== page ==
The engineering marvel, as TV news channels kept reminding us by the minute, cost a whopping Rs 1634 crore, up about a thousand odd crore from the original cost estimate in 1999. It is, without doubt, the most expensive half-piece of a project that will essentially benefit less than 10 per cent of Mumbai’s commuter population. The wonderful sea-link will not permit two-wheeler and three-wheeler traffic, while the city’s most dependable road transport system -- the BEST buses -- are yet to get the nod to use it. Private vehicles such as cars and SUVs, and semi-private ones such as taxis or hired cars, form barely 10 per cent of the city’s traffic as a host of studies have repeatedly pointed out. The sea-link is of immense benefit to car and cab users, but they are a small minority -- highly visible and vocal, but small -- in a city of 10 million commuters. How exactly does it benefit the city?
The sea-link, as it stands, is part of a larger plan that will either extend the link all the way to Nariman Point, the central business district in south Mumbai, or be connected to a proposed 4.7 kilometre flyover from Haji Ali to Chowpatty going across the tony Pedder Road. This is the flyover that Lata Mangeshkar did not want streaming across her Pedder Road apartment balcony, and was shelved after her objections six years ago. The Worli-Nariman Point sea-link is still on the drawing board, given its huge cost and endless environmental issues. Till either carriageway takes shape, cars that drive down the sea-link to Worli will have to contend with delays, clogging, and bottle-necks at either end of the sea-link as well as for the rest of the ride. Traffic movement, traffic discharge at key junctions, integrating a new link into existing carriageways should ideally form part of comprehensive transport planning. How did planners envision that the sea-link would help discharge the north-south traffic in the existing network?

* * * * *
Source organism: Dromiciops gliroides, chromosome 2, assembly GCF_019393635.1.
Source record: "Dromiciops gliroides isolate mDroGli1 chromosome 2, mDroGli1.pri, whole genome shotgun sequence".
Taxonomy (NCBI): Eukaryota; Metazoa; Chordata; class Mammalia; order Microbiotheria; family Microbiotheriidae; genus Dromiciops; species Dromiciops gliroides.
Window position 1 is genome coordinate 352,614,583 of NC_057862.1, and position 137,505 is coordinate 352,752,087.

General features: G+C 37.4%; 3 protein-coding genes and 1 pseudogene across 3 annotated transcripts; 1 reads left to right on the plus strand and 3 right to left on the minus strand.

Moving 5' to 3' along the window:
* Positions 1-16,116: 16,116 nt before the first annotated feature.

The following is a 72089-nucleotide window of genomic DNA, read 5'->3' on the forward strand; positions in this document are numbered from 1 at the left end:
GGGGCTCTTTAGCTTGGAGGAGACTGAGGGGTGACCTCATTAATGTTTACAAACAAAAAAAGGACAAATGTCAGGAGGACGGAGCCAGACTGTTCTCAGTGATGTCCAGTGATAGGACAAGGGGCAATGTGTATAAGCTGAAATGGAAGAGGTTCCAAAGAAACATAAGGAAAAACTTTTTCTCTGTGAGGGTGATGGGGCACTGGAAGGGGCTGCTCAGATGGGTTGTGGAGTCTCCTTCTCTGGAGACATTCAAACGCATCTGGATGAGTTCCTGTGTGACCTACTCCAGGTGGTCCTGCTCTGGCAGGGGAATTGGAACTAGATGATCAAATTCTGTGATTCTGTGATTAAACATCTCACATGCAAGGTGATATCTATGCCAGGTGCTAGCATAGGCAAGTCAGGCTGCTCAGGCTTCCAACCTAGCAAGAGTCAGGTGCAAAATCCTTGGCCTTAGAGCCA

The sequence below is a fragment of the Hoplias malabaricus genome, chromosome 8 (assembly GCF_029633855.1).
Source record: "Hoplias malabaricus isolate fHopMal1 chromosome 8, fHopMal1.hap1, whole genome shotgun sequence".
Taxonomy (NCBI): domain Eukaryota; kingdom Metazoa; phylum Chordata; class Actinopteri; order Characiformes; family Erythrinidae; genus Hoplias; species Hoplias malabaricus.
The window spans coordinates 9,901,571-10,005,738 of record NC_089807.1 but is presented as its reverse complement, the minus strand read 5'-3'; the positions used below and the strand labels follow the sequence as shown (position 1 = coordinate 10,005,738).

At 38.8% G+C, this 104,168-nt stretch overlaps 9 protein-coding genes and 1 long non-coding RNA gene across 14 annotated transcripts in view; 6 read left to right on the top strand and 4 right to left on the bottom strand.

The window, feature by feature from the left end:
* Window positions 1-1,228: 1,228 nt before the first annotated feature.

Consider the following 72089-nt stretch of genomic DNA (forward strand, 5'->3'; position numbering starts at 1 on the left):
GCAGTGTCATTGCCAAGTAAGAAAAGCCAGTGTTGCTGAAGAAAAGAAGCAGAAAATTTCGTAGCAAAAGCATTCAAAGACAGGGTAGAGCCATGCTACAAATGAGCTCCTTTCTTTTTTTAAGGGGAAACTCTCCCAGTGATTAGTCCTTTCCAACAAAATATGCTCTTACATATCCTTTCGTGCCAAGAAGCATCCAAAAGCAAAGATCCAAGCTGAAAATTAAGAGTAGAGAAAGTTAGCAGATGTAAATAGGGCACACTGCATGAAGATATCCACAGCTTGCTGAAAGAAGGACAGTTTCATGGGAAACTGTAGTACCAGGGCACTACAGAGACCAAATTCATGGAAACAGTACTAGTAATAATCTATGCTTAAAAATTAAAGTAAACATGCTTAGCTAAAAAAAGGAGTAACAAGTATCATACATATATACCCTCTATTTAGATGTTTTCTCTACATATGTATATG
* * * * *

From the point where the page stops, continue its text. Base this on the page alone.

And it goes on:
A related and equally significant question is about transport planning itself. It’s no longer a secret that the Brihanmumbai Municipal Corporation (BMC) has not had a fully functioning planning department for the city for the last ten years. The Maharashtra State Road Transport Corporation (MSRDC) and the Mumbai Metropolitan Region Development Authority (MMRDA) are in charge of transforming the city into the international centre that is envisioned. Ask either agency head, where and how the sea-link fits into the larger transport plan for the city; all you get is a shoulder shrug. You would imagine that for a city like Mumbai, every transport initiative is part of a larger comprehensive jigsaw whose design is to ease commuting for the maximum number of Mumbaikars. This, after all, is a commuter city. In the midst of under-implementation metro, proposed monorail, under-consideration Bus Rapid Transit System, under-construction skywalks, where exactly does the sea-link fit? Or is it an ad-hoc approach to transport issues -- arising from the oft-repeated need to make use of the sea, driven by a need expressed by the most visible and vocal section of the city?